One of the mysteries of the English language finally explained.
1A left-handed person, especially a left-handed baseball pitcher.
- ‘There were several parallels between the two innings, the most notable being that both sides had Australian openers who plundered centuries and the first three batsmen in both teams were left-handers.’
- ‘What do Canadians, left-handers, and libertarians have in common?’
- ‘It's easy to think of reasons of why there might be negative effects on left-handers because they are living in a right-handed world.’
- ‘International tournaments, divided into weight categories by 5kg, are open to left-handers, right-handers, men, women and the disabled.’
- ‘It's obviously on that side so that right-handed people can operate it - which made me wonder whether anyone makes watches for left-handers.’
- ‘The fact that this most coveted world record has been held by left-handers for the last 47 years fuels the decade old theory that left-handers, as a rule, are more gifted than the orthodox right-handers.’
- ‘Yorkshire owed a big debt of gratitude to their three left-handers at Scarborough yesterday for giving them a chance of holding out for a draw against Somerset.’
- ‘Therefore although both right-handers and left-handers put on their right shoe first (because of prominence to the right side), there is a difference with regard to tying their laces.’
- ‘Years ago, it was thought that there was a connection between handedness and language, but current research suggests that right-handers and about 70% of left-handers utilise the left brain for speech.’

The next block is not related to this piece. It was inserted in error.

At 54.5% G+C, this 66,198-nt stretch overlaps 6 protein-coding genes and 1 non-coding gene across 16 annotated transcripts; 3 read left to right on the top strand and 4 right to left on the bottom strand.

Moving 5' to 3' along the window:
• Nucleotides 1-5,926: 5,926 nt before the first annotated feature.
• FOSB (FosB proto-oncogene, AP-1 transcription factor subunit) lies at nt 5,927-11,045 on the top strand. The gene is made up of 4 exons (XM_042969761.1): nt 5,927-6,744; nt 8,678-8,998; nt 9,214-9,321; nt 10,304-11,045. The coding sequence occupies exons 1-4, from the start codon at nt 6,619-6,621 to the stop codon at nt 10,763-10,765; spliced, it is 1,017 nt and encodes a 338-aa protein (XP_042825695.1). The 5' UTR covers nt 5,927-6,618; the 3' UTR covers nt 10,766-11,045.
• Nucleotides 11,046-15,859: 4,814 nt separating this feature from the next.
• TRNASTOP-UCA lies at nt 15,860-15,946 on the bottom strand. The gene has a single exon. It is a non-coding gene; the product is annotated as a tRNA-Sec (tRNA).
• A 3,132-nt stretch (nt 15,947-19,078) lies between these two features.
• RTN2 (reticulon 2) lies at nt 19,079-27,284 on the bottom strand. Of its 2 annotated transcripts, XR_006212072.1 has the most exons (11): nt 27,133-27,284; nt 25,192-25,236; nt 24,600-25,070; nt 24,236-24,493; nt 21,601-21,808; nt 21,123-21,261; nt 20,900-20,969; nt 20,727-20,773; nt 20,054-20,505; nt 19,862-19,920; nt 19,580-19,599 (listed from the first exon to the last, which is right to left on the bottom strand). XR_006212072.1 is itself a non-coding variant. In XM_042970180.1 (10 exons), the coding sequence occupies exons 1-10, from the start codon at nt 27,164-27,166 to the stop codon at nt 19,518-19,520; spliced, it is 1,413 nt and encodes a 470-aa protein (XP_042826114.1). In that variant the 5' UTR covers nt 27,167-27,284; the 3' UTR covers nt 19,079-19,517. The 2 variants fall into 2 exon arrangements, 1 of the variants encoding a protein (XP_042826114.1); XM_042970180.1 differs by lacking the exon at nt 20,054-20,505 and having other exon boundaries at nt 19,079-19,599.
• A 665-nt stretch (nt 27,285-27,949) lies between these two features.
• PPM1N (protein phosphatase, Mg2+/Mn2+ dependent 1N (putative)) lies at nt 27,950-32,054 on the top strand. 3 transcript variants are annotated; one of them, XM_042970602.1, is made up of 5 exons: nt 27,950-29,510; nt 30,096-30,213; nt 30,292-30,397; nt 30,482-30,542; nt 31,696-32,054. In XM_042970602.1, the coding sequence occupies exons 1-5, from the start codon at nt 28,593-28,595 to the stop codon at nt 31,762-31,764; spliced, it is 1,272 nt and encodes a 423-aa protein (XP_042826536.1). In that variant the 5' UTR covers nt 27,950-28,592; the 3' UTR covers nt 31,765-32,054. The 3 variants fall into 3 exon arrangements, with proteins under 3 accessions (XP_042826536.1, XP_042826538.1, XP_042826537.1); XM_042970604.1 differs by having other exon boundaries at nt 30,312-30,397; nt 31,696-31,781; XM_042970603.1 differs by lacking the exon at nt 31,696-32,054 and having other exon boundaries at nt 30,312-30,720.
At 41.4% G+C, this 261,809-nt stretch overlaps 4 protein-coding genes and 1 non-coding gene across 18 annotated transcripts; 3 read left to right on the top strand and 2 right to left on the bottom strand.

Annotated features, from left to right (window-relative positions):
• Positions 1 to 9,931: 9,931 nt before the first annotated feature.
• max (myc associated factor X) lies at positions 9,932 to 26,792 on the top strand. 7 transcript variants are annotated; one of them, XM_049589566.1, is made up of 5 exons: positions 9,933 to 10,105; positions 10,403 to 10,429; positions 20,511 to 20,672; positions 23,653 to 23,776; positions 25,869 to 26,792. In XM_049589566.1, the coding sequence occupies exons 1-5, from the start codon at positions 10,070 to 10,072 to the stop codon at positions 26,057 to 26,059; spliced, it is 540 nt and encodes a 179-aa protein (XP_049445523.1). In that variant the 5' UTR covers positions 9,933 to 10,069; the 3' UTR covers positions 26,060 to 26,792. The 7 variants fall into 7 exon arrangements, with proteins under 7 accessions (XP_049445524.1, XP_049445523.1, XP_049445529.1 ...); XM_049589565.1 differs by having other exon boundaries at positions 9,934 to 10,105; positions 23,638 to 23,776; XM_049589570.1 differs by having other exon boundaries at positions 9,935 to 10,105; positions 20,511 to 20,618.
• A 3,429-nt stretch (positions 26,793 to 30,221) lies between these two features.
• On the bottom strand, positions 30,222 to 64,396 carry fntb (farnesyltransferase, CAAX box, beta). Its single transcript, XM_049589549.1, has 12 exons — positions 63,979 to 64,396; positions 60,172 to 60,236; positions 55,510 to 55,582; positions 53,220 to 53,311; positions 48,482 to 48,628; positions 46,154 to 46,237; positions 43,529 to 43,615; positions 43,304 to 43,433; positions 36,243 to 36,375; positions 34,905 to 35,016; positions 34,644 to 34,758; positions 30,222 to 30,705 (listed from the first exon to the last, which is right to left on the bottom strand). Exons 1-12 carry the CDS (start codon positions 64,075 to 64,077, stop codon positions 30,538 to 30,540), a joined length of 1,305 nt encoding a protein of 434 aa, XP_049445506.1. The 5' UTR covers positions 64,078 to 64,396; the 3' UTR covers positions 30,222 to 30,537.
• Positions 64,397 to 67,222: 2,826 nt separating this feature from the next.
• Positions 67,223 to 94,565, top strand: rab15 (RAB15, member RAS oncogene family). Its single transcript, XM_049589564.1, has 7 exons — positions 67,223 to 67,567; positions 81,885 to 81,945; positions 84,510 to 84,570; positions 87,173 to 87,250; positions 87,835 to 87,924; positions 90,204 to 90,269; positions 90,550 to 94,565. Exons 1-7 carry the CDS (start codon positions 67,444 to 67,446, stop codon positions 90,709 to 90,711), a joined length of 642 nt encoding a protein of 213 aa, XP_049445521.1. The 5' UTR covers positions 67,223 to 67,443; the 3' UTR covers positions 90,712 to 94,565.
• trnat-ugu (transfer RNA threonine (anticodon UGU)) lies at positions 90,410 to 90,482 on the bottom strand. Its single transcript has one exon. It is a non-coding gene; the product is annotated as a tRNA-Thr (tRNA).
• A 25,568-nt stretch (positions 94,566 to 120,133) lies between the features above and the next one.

- ‘Directions are given for both right- and left-handers.’
- ‘And left-handers do conform, because they have to.’
- ‘I suppose we can explain the left-handers by noting that creativity is usually a right-brain function, and left-handers are right-brained.’
- ‘We want to educate designers and manufactures to accommodate left-handers ' comfort and safety in new product and building design.’
- ‘They were also, I noticed, utterly unusable for left-handers.’
- ‘Right-handers will find a counter-clockwise motion easier, left-handers the reverse.’
- ‘Lilly set a club record for strikeouts by a left-hander - the previous mark of 11 was accomplished twice by David Wells and once by Al Leiter.’
- ‘The left-hander gave up two runs and six hits, striking out seven.’
- ‘An angled nib means the writer can always see the writing - a particular boon for left-handers - and the hand stays in a better position, the inventor claims.’
- ‘The game values left-handers overall and left-handed pitchers in particular.’
- ‘In a world where disadvantages are usually weeded out by natural selection, how have left-handers survived?’
- 1.1 A blow struck with a person's left hand.
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